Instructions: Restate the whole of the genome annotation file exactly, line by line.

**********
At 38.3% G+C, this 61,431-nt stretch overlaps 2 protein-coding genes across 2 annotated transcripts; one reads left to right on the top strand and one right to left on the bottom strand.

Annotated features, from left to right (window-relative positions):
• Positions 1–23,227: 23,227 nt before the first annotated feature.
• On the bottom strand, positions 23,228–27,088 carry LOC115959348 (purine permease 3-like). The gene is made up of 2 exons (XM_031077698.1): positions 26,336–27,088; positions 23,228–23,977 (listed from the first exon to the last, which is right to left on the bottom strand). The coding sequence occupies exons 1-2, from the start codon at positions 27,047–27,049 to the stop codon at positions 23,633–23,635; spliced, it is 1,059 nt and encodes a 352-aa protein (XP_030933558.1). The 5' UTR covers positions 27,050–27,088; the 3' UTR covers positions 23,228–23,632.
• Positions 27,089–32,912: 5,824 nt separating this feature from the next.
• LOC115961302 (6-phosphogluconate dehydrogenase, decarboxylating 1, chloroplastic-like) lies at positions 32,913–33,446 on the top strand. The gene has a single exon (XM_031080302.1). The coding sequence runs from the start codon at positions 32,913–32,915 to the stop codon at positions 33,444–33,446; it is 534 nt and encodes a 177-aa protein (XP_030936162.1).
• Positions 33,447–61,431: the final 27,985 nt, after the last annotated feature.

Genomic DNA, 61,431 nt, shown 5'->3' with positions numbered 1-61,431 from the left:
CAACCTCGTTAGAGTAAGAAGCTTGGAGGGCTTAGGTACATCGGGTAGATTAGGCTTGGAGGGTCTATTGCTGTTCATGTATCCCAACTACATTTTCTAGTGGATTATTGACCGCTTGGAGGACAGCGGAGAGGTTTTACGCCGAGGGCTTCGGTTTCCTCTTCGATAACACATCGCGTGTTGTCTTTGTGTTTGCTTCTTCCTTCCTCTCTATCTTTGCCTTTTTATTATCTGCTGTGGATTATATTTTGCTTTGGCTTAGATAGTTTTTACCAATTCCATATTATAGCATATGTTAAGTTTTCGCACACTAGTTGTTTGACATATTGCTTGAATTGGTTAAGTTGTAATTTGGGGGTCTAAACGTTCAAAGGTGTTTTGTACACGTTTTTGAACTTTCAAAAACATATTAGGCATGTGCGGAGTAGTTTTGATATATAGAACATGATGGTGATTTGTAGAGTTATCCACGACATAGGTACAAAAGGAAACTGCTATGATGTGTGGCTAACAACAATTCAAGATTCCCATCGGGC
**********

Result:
At 38.3% G+C, this 61,431-nt stretch overlaps 2 protein-coding genes across 2 annotated transcripts; one reads left to right on the top strand and one right to left on the bottom strand.

Annotated features, from left to right (window-relative positions):
• Positions 1–23,227: 23,227 nt before the first annotated feature.
• On the bottom strand, positions 23,228–27,088 carry LOC115959348 (purine permease 3-like). The gene is made up of 2 exons (XM_031077698.1): positions 26,336–27,088; positions 23,228–23,977 (listed from the first exon to the last, which is right to left on the bottom strand). The coding sequence occupies exons 1-2, from the start codon at positions 27,047–27,049 to the stop codon at positions 23,633–23,635; spliced, it is 1,059 nt and encodes a 352-aa protein (XP_030933558.1). The 5' UTR covers positions 27,050–27,088; the 3' UTR covers positions 23,228–23,632.
• Positions 27,089–32,912: 5,824 nt separating this feature from the next.
• LOC115961302 (6-phosphogluconate dehydrogenase, decarboxylating 1, chloroplastic-like) lies at positions 32,913–33,446 on the top strand. The gene has a single exon (XM_031080302.1). The coding sequence runs from the start codon at positions 32,913–32,915 to the stop codon at positions 33,444–33,446; it is 534 nt and encodes a 177-aa protein (XP_030936162.1).
• Positions 33,447–61,431: the final 27,985 nt, after the last annotated feature.

Genomic DNA, 61,431 nt, shown 5'->3' with positions numbered 1-61,431 from the left:
CAACCTCGTTAGAGTAAGAAGCTTGGAGGGCTTAGGTACATCGGGTAGATTAGGCTTGGAGGGTCTATTGCTGTTCATGTATCCCAACTACATTTTCTAGTGGATTATTGACCGCTTGGAGGACAGCGGAGAGGTTTTACGCCGAGGGCTTCGGTTTCCTCTTCGATAACACATCGCGTGTTGTCTTTGTGTTTGCTTCTTCCTTCCTCTCTATCTTTGCCTTTTTATTATCTGCTGTGGATTATATTTTGCTTTGGCTTAGATAGTTTTTACCAATTCCATATTATAGCATATGTTAAGTTTTCGCACACTAGTTGTTTGACATATTGCTTGAATTGGTTAAGTTGTAATTTGGGGGTCTAAACGTTCAAAGGTGTTTTGTACACGTTTTTGAACTTTCAAAAACATATTAGGCATGTGCGGAGTAGTTTTGATATATAGAACATGATGGTGATTTGTAGAGTTATCCACGACATAGGTACAAAAGGAAACTGCTATGATGTGTGGCTAACAACAATTCAAGATTCCCATCGGGC